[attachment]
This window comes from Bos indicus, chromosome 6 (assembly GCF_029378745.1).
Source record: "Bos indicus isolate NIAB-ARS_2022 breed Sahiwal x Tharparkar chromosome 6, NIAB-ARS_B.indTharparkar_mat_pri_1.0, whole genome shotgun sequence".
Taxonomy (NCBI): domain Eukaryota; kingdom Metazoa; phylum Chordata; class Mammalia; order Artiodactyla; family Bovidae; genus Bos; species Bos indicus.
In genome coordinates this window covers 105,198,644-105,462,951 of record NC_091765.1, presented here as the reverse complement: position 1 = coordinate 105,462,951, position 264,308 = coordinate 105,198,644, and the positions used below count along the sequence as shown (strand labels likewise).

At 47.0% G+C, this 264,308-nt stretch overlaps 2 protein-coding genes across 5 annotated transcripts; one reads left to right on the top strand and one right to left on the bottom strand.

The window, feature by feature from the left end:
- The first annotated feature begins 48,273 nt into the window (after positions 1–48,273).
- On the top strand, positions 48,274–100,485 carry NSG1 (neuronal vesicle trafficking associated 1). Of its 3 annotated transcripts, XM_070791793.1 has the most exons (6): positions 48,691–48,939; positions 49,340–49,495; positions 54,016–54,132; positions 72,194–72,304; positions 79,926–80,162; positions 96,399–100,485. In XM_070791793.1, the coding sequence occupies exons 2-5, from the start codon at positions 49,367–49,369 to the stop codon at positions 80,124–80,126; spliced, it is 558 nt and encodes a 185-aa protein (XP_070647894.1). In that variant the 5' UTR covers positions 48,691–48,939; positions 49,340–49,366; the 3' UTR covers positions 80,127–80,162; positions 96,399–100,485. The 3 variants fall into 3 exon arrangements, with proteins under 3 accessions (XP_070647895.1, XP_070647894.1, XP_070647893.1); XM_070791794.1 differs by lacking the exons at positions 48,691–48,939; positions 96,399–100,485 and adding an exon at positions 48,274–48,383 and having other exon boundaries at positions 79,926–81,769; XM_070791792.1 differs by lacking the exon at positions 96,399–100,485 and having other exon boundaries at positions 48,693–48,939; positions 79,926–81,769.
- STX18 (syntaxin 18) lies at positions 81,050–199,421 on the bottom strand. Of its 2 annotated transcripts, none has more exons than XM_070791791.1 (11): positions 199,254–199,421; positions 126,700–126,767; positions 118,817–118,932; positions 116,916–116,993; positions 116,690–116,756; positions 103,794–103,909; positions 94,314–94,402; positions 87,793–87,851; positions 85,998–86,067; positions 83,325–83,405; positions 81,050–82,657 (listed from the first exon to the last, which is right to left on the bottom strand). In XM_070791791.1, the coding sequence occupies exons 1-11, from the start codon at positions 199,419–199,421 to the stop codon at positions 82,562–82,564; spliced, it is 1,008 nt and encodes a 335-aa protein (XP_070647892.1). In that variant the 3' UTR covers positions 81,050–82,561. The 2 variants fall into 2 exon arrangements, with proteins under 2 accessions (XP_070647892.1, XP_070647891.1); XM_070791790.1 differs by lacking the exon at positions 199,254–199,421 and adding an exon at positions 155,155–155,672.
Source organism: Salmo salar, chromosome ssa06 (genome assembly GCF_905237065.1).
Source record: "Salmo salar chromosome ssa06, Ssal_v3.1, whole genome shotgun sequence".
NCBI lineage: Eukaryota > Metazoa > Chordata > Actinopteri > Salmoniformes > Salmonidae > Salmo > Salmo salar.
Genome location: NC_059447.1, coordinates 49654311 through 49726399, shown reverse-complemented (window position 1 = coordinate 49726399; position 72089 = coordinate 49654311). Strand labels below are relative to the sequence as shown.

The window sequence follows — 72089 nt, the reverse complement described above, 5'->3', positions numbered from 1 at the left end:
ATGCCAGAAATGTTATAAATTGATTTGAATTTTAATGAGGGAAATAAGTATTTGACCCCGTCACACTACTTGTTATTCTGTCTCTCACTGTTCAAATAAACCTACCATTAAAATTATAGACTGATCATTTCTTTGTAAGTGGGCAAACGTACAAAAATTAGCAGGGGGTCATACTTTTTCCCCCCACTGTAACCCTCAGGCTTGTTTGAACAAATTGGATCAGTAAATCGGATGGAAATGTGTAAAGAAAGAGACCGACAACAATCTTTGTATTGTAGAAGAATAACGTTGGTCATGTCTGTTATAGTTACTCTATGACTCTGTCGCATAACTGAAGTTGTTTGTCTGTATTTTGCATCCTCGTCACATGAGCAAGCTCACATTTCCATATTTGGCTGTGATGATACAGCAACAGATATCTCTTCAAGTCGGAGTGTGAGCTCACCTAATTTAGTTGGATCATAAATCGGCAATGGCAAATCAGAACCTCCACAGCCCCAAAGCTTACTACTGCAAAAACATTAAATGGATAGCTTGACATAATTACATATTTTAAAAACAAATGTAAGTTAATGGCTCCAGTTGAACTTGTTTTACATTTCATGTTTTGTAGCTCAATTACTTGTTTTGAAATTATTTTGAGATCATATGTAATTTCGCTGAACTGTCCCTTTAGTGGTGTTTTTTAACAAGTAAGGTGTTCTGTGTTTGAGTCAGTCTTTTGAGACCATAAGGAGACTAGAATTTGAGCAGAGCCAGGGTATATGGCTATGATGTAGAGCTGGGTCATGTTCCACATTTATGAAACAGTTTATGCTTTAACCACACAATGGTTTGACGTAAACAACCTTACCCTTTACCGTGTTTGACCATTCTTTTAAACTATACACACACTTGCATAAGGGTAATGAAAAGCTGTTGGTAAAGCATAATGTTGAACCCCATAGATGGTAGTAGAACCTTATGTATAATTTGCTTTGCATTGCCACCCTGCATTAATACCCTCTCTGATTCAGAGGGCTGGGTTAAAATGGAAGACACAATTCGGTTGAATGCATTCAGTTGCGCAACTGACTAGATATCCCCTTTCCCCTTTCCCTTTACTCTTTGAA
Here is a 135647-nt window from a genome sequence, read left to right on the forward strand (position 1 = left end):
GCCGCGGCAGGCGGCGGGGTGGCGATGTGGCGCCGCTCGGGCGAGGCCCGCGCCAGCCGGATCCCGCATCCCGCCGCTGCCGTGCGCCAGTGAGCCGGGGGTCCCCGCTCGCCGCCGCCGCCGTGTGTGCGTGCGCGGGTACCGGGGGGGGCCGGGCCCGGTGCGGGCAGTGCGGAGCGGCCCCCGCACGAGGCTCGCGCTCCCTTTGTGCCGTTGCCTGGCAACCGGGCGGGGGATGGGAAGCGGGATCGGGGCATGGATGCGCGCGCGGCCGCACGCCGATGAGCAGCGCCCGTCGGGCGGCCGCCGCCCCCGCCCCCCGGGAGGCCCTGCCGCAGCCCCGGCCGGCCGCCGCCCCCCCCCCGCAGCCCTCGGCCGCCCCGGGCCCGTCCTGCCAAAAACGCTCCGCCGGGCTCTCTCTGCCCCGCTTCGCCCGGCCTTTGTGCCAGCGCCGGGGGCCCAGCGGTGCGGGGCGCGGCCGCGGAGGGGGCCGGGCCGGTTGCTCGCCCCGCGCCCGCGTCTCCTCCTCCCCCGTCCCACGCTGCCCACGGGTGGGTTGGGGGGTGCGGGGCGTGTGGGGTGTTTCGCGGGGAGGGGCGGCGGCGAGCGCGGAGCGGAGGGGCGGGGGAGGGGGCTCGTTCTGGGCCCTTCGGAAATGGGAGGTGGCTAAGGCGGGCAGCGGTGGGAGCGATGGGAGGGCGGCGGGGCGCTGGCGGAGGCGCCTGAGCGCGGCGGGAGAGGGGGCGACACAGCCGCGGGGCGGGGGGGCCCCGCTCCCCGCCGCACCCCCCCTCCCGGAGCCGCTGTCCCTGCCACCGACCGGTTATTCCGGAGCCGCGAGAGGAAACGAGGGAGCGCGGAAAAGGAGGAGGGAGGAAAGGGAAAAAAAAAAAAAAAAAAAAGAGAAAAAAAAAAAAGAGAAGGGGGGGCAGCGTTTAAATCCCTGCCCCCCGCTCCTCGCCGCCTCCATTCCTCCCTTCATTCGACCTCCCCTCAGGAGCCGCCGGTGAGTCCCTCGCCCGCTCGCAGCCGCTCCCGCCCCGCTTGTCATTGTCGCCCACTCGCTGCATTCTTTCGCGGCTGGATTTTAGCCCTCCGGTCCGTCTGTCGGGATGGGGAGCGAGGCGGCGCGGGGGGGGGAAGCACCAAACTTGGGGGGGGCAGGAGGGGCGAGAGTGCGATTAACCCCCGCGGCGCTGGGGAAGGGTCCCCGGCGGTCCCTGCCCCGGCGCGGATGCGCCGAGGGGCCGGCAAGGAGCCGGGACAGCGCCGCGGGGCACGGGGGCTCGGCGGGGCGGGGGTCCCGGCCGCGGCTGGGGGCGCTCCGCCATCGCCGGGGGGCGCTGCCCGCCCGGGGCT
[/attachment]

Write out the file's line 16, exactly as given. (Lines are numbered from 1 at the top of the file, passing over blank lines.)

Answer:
Here is a 135647-nt window from a genome sequence, read left to right on the forward strand (position 1 = left end):